Assume you're a well-known author signing books at a book signing event. A throng of people has gathered to greet you. Since only one autograph can be done at a time, the organizers let people in one by one. You ask the next person to come forward when you sign someone's book. What if the organizers let everybody in at once? Of course, it will be complete chaos! You'll try and sign everyone's books as fast as possible, but you'll eventually get overwhelmed and tired, and you'll have to leave the event early.
It is much more efficient to have an orderly queue of people and to take your time to sign each book. Because you always ask for the next person to come forward, you are in control of the amount of work you have to do and it is much easier to keep going. Maybe you won’t get that tired, so you decide to stay at the event longer and make sure everyone gets an autograph. This is in fact an example of handling back-pressure in real life.
How does this translate in programming? The GenStage library works like the well-organized book event we just described. The system will process only the amount of work it can handle at a given time, just like the famous writer from our example. If the system has free capacity it will politely ask for more work and wait for it.
This little change in our mindset has a big impact. It allows one to create dynamic data pipelines that self-regulate to make the maximum use of the available resources.
GenStage was originally developed by José Valim, the creator of Elixir, and released in July 2016. As he described it in the official announcement: “GenStage is a new Elixir behavior for exchanging events with back-pressure between Elixir processes.”
The GenStage behavior, as its name suggests, is used to build stages. Stages are also Elixir processes and they’re our building blocks for creating data processing pipelines. Stages are simple but very powerful. They can receive events and use them to do some useful work. They can also send events to the next stage in the pipeline. You can do that by connecting stages to each other, creating something like a chain, as you can see here:
A stage can also have multiple instances of itself. Since stages are processes, this effectively means running more than one process of the same stage type. In practice, different problems require different solutions, so your data processing pipeline could end up looking completely different.
Stages are very flexible and can be used in a variety of ways. However, their most important feature is back-pressure. Although events move between stages from left to right on our diagram, it is actually the last stage in the pipeline that controls the flow. This is because the demand for more events travels in the opposite direction—from right to left. This figure shows how it works:
Stage D has to request events from Stage C, and so on, until the demand reaches the beginning of the pipeline. As a rule, a stage will send demand for events only when it has the capacity to receive more. When a stage gets too busy, demand will be delayed until the stage is free, slowing down the flow of data.
Connecting stages is easy, but first, you need to know what stages to use. There are three different types of stages available to us: producer, consumer, and producer-consumer. Each one plays a certain role. Let’s briefly cover each type of stage.
- At the beginning of a data processing pipeline there is always a producer stage since the producer is the source of data that flows into the pipeline. It is responsible for producing events for all other stages that follow.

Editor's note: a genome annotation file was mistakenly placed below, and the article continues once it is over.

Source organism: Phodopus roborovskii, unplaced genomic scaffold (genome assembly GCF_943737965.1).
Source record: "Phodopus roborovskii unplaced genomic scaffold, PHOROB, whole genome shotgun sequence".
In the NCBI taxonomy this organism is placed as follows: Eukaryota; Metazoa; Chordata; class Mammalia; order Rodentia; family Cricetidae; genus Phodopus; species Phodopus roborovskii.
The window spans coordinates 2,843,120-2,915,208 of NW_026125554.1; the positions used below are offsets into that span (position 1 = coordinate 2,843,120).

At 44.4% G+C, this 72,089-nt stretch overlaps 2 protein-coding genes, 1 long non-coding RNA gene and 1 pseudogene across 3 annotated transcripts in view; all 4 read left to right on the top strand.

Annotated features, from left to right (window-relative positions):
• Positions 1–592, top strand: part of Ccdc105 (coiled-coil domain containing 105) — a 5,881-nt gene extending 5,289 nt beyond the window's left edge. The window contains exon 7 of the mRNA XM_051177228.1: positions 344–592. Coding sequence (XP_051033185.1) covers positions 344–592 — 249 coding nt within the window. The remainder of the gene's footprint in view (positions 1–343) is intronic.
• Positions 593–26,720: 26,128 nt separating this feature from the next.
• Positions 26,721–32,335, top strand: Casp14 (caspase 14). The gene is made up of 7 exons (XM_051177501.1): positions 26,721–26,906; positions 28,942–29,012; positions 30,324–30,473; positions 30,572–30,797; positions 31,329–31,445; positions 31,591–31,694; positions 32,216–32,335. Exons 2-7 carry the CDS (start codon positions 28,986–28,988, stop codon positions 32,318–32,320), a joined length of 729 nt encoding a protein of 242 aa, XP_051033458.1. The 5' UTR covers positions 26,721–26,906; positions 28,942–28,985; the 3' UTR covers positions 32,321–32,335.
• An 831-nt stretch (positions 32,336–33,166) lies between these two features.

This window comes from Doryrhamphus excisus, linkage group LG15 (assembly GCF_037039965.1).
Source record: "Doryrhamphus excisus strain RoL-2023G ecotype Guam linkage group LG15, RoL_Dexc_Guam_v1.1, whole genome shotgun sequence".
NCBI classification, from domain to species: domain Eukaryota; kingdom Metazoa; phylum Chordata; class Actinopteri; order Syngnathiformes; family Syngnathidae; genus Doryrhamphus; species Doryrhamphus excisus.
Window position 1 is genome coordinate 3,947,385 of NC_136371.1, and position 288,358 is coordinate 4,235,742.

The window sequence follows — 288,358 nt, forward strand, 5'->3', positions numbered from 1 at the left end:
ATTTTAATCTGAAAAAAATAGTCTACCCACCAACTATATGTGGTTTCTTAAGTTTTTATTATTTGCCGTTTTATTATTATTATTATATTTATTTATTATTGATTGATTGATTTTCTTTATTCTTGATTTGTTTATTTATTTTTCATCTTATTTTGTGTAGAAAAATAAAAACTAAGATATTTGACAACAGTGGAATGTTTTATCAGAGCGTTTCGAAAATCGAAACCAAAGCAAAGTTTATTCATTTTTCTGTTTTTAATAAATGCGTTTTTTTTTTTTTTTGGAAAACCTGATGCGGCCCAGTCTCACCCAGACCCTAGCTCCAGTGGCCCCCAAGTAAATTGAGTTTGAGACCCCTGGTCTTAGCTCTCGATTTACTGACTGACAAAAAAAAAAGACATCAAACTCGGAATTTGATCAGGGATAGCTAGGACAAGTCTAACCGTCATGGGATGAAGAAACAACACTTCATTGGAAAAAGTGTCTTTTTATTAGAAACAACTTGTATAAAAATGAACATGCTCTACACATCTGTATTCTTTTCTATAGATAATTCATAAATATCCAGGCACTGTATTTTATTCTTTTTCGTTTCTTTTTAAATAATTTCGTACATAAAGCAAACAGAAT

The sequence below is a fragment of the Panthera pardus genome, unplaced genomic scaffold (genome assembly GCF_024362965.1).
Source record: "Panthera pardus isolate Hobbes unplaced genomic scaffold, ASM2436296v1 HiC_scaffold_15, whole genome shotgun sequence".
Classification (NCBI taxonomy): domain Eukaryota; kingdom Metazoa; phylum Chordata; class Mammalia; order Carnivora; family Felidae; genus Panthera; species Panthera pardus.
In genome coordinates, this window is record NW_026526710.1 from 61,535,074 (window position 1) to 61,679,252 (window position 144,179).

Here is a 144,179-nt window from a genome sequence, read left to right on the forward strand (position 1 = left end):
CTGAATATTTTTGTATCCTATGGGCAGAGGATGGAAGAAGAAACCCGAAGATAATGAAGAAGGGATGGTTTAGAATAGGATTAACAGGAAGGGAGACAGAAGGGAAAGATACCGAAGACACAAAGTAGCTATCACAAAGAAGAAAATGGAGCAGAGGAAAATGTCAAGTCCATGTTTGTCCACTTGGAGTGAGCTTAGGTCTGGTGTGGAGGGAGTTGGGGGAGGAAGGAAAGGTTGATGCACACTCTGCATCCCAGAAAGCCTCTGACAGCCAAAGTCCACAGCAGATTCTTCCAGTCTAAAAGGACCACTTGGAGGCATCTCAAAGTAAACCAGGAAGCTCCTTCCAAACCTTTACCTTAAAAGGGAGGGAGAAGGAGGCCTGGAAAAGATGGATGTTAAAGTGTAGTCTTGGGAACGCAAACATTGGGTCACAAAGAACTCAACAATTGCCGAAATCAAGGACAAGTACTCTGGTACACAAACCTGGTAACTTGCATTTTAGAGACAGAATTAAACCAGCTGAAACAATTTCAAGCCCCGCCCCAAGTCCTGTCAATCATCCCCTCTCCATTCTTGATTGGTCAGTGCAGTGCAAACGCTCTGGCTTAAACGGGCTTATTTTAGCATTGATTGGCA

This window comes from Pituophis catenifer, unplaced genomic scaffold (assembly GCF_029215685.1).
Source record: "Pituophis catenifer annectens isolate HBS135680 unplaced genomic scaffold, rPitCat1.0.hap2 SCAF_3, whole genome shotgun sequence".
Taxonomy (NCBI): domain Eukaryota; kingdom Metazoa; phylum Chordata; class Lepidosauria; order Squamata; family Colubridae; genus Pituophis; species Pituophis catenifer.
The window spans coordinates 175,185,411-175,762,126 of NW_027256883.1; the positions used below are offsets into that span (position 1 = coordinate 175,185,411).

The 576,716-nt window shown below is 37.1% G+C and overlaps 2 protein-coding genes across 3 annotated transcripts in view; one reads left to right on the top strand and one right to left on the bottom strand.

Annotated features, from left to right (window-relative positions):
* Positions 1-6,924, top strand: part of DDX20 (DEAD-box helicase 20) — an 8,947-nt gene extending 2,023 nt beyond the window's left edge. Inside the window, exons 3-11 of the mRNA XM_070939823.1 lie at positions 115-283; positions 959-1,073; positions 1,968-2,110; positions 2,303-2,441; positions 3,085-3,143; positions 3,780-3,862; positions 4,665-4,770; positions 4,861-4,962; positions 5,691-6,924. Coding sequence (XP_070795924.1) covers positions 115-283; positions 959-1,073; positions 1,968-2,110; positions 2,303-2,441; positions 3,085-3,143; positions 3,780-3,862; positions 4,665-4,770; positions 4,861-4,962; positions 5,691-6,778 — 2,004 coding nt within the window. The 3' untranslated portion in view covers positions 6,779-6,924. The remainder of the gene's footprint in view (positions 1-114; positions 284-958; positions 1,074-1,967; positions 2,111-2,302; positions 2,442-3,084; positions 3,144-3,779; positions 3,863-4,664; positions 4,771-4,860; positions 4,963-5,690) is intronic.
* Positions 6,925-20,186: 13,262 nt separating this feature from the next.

- Events created by the producer are received by the consumer stage. A consumer has to subscribe to a producer to let them know they’re available and request events. Consumer stages are always found at the end of the pipeline.
- Although having a producer and a consumer is already very useful, sometimes we need to have more than two stages in our pipeline. The producer-consumer stage has the special ability to produce and consume events at the same time. A useful analogy to a producer-consumer is the restaurant. A restaurant serves meals (producer) but in order to cook the meals, it needs ingredients sourced from its suppliers (acting as a consumer). In a nutshell, producer-consumers are the middle-man in our data processing pipelines.
Complex use cases may require a data processing pipeline with a consumer stage, one or more producers, and several producer-consumers in-between.
The following figure illustrates the simplest data pipeline we can create using GenStage:
It has just a single producer and a consumer.
Although slightly intimidating at first, GenStage is a brilliant tool that makes other programming languages jealous of Elixir. Of course, as José Valim has pointed out many times, none of it would be possible without Erlang’s rock-solid OTP serving as a foundation.
Working with GenStage could be challenging. In order for your data processing pipeline to work, everything has to be configured and set up correctly. To achieve the desired level of concurrency, you may have to create more than a few types of stages. Often this makes GenStage a less appealing choice for more common tasks and problems, especially in teams less experienced with it.
To conclude, when working on more complex tasks, multi-stage pipelines can help model and tackle potential challenges. You can use and adapt these techniques to build resilient and scalable systems that perform well under increased workloads. GenStage is very versatile and can be configured in many different ways to solve an endless variety of problems, so I would encourage you to check GenStage’s official documentation and explore further what’s available.